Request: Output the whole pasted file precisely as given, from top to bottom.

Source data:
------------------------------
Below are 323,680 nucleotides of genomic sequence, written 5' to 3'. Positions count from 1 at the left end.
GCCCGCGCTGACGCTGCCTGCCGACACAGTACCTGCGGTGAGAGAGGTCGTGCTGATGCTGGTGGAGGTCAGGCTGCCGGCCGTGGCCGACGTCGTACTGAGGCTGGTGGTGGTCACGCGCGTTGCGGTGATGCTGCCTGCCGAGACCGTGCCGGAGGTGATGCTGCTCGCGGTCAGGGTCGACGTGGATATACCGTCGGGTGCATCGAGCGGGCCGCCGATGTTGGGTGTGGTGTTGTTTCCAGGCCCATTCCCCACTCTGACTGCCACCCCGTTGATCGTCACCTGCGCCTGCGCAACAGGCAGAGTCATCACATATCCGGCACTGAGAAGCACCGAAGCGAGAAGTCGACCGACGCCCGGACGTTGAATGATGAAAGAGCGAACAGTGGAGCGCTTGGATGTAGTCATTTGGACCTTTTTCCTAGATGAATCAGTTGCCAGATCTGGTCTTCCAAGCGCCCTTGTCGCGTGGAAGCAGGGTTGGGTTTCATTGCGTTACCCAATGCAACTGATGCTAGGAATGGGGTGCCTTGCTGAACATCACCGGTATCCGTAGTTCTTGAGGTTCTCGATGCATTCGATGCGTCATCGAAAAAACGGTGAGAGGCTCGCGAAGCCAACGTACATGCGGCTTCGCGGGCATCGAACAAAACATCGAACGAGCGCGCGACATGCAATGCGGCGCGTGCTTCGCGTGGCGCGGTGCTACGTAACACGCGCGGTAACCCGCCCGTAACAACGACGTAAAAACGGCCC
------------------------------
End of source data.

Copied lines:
Below are 323,680 nucleotides of genomic sequence, written 5' to 3'. Positions count from 1 at the left end.
GCCCGCGCTGACGCTGCCTGCCGACACAGTACCTGCGGTGAGAGAGGTCGTGCTGATGCTGGTGGAGGTCAGGCTGCCGGCCGTGGCCGACGTCGTACTGAGGCTGGTGGTGGTCACGCGCGTTGCGGTGATGCTGCCTGCCGAGACCGTGCCGGAGGTGATGCTGCTCGCGGTCAGGGTCGACGTGGATATACCGTCGGGTGCATCGAGCGGGCCGCCGATGTTGGGTGTGGTGTTGTTTCCAGGCCCATTCCCCACTCTGACTGCCACCCCGTTGATCGTCACCTGCGCCTGCGCAACAGGCAGAGTCATCACATATCCGGCACTGAGAAGCACCGAAGCGAGAAGTCGACCGACGCCCGGACGTTGAATGATGAAAGAGCGAACAGTGGAGCGCTTGGATGTAGTCATTTGGACCTTTTTCCTAGATGAATCAGTTGCCAGATCTGGTCTTCCAAGCGCCCTTGTCGCGTGGAAGCAGGGTTGGGTTTCATTGCGTTACCCAATGCAACTGATGCTAGGAATGGGGTGCCTTGCTGAACATCACCGGTATCCGTAGTTCTTGAGGTTCTCGATGCATTCGATGCGTCATCGAAAAAACGGTGAGAGGCTCGCGAAGCCAACGTACATGCGGCTTCGCGGGCATCGAACAAAACATCGAACGAGCGCGCGACATGCAATGCGGCGCGTGCTTCGCGTGGCGCGGTGCTACGTAACACGCGCGGTAACCCGCCCGTAACAACGACGTAAAAACGGCCC